A concrete victory for Tanzanian diplomacy and its energy industry was the April 2017 signing of the East African Crude Oil Pipeline Agreement (EACOP) with Uganda. After years of debate, the Ugandan government scrapped its plans to drive a crude oil export pipeline through Kenya, and chose Tanzania as the desired route, following pressure from French major Total, which holds around 33% of Ugandan reserves. The agreement, while not formalizing all the details of the project, is nothing less than historic as it drafts what will be the longest heated pipeline in the world, stretching 1,400km from Uganda’s oil reserves in Hoima to the Tanga export terminal on the Tanzanian coast. The USD4-billion project will finally offer a solution to Uganda’s estimated 6.5 billion barrels of landlocked heavy crude oil. The viscous nature of the reserves means it is mostly unmovable below 40 degrees Celsius, and so the pipeline will have to be heated and have regular pump stations to allow the crude to move.
While final investment decisions on oil production by the involved IOCs was expected before the end of 2017, this might be delayed into 2018, as infrastructure development is not expected until midway through the year. FEED studies for the construction of the pipeline are already under way, as are eight different FEED studies in the oil licenses where the reserves have been found. The timeframe for the construction of the pipeline should extend two to three years, which means it is unlikely that Ugandan oil will be flowing through Tanzania by 2020, as was first demanded by the Ugandan government.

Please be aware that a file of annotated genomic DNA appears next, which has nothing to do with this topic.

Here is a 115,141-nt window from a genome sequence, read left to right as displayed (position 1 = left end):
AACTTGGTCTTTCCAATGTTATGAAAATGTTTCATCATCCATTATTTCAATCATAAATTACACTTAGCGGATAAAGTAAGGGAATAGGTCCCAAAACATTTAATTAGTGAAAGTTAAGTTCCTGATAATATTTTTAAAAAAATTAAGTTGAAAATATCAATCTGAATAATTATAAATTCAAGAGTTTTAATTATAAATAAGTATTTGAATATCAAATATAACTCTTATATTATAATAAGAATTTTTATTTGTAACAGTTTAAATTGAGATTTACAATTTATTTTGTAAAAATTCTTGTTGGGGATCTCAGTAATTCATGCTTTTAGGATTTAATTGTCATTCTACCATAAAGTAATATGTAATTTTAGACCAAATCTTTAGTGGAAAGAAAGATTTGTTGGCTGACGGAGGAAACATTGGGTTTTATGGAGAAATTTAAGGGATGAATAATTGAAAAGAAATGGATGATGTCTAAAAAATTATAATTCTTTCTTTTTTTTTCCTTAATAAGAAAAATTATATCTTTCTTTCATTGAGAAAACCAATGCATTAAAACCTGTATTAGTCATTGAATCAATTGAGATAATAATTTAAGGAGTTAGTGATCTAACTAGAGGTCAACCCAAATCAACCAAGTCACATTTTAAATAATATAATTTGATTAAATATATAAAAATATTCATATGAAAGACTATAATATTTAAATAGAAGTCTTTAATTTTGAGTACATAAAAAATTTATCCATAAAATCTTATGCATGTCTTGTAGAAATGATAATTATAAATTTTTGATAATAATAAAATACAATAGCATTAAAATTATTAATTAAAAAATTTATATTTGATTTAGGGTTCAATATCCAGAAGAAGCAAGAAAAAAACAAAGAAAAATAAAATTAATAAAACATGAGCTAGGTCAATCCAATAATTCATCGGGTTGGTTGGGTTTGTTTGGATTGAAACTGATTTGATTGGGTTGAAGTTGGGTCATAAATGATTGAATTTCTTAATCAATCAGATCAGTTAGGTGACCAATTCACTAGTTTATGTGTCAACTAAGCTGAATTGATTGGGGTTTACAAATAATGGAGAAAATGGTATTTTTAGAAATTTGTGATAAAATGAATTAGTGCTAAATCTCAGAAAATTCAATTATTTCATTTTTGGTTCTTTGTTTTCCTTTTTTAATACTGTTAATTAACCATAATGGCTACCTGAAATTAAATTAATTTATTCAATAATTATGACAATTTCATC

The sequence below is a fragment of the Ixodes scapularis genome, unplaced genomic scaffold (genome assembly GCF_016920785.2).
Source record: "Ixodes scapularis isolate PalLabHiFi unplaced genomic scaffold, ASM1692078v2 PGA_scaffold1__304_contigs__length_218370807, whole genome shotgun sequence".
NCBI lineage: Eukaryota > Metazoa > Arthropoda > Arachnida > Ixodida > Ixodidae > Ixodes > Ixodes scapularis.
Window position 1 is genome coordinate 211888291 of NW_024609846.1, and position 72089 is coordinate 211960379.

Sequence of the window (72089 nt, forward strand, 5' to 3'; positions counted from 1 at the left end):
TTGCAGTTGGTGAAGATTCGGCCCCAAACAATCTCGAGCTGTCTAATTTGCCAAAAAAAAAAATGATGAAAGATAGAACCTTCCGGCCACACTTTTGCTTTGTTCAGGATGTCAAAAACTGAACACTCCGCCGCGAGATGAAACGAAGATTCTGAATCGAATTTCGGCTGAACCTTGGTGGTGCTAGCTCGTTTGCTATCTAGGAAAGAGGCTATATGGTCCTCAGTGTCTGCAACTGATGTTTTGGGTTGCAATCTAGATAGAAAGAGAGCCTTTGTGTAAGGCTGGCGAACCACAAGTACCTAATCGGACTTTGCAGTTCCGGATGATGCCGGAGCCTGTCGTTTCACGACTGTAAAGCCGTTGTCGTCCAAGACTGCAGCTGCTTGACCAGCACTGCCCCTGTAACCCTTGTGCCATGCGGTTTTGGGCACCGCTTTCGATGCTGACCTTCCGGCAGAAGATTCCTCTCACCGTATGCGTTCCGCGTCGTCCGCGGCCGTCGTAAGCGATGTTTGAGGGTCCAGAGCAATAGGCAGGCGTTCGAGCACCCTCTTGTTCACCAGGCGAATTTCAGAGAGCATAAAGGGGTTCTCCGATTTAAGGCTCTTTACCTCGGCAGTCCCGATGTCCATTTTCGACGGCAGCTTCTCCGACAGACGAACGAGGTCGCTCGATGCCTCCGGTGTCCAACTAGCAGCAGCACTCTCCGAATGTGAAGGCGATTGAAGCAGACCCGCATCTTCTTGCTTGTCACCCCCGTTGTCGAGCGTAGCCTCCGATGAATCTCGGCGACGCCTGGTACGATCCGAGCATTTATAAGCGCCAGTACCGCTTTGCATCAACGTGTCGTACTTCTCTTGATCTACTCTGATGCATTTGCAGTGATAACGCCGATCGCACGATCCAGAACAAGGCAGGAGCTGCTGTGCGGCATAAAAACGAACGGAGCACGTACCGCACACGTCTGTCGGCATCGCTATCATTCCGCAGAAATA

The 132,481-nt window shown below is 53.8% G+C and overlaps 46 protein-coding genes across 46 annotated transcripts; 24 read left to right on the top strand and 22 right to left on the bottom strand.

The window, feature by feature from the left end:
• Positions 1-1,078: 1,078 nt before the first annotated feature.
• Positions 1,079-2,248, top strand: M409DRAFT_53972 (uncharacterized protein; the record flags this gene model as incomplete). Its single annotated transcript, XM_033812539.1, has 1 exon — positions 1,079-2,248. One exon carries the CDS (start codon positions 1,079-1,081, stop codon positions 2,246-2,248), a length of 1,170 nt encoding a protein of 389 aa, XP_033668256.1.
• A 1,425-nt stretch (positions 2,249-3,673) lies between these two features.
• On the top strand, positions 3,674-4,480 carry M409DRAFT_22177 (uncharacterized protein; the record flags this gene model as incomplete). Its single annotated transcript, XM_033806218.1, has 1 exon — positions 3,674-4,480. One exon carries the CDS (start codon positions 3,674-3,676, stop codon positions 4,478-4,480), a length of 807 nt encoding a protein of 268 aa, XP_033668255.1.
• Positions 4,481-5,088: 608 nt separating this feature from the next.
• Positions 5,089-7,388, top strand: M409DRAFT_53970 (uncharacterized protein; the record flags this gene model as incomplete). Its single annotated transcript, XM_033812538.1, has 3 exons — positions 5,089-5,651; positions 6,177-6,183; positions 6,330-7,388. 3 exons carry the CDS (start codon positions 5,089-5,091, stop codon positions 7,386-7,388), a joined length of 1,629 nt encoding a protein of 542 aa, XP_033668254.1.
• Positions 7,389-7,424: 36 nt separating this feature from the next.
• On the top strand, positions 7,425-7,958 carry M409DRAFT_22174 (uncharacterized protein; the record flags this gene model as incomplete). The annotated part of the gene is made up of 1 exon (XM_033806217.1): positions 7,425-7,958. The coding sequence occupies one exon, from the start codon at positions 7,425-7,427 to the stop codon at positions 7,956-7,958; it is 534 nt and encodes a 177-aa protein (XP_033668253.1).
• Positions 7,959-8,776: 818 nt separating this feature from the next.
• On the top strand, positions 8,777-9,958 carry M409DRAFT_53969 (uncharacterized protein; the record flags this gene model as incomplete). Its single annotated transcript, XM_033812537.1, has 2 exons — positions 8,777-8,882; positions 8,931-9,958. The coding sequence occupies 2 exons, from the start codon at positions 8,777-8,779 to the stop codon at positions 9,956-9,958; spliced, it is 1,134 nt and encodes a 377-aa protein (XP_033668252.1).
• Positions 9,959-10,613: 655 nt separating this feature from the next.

The Tanzanian route for the pipeline will have an indirect but fortunate result for the only oil and gas company listed in Tanzania’s Dar es Salam Stock Exchange, Swala Oil and Gas. The company holds the only oil block with an exclusive focus on oil reserves in Tanzania, the Kilosa-Kilombero license, which has estimated possible reserves between 55 and 547 million barrels of crude oil, but also holds the license for Block D in Burundi, another landlocked neighbor. If commercial oil reserves are found in Burundi, the Uganda-Tanzania pipeline is at a short enough distance for a bypass to be built that would also allow Burundi to channel its reserves to Tanga port.